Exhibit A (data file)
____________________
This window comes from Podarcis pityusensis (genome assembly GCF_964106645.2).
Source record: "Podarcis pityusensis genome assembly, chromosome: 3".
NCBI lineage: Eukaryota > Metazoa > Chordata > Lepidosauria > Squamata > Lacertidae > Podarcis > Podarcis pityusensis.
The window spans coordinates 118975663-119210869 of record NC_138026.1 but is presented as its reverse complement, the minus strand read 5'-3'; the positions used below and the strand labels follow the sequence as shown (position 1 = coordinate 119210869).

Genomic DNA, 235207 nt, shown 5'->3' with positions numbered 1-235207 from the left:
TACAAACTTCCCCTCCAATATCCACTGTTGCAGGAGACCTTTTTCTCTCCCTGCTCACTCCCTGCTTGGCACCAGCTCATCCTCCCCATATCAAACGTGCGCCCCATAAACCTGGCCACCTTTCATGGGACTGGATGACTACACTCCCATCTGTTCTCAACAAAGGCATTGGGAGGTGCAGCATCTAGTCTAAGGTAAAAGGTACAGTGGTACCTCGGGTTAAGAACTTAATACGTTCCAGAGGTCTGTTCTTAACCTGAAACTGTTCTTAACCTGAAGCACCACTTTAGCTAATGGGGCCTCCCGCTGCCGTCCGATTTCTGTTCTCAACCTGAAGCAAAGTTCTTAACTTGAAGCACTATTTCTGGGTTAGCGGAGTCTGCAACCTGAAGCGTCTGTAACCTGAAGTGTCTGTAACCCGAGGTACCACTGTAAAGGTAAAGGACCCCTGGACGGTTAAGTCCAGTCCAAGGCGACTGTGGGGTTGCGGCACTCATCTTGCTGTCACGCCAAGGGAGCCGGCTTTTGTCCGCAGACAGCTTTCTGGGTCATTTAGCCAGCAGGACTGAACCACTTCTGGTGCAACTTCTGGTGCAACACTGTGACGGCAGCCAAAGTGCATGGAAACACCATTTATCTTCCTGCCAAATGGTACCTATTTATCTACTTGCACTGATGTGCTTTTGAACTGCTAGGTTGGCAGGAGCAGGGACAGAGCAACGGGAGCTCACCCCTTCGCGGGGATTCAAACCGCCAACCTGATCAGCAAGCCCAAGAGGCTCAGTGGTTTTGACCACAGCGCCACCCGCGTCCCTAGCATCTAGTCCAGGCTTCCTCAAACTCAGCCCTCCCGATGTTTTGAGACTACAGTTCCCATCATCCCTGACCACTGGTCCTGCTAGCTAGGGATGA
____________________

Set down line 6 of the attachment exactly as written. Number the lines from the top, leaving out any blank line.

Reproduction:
TACAAACTTCCCCTCCAATATCCACTGTTGCAGGAGACCTTTTTCTCTCCCTGCTCACTCCCTGCTTGGCACCAGCTCATCCTCCCCATATCAAACGTGCGCCCCATAAACCTGGCCACCTTTCATGGGACTGGATGACTACACTCCCATCTGTTCTCAACAAAGGCATTGGGAGGTGCAGCATCTAGTCTAAGGTAAAAGGTACAGTGGTACCTCGGGTTAAGAACTTAATACGTTCCAGAGGTCTGTTCTTAACCTGAAACTGTTCTTAACCTGAAGCACCACTTTAGCTAATGGGGCCTCCCGCTGCCGTCCGATTTCTGTTCTCAACCTGAAGCAAAGTTCTTAACTTGAAGCACTATTTCTGGGTTAGCGGAGTCTGCAACCTGAAGCGTCTGTAACCTGAAGTGTCTGTAACCCGAGGTACCACTGTAAAGGTAAAGGACCCCTGGACGGTTAAGTCCAGTCCAAGGCGACTGTGGGGTTGCGGCACTCATCTTGCTGTCACGCCAAGGGAGCCGGCTTTTGTCCGCAGACAGCTTTCTGGGTCATTTAGCCAGCAGGACTGAACCACTTCTGGTGCAACTTCTGGTGCAACACTGTGACGGCAGCCAAAGTGCATGGAAACACCATTTATCTTCCTGCCAAATGGTACCTATTTATCTACTTGCACTGATGTGCTTTTGAACTGCTAGGTTGGCAGGAGCAGGGACAGAGCAACGGGAGCTCACCCCTTCGCGGGGATTCAAACCGCCAACCTGATCAGCAAGCCCAAGAGGCTCAGTGGTTTTGACCACAGCGCCACCCGCGTCCCTAGCATCTAGTCCAGGCTTCCTCAAACTCAGCCCTCCCGATGTTTTGAGACTACAGTTCCCATCATCCCTGACCACTGGTCCTGCTAGCTAGGGATGA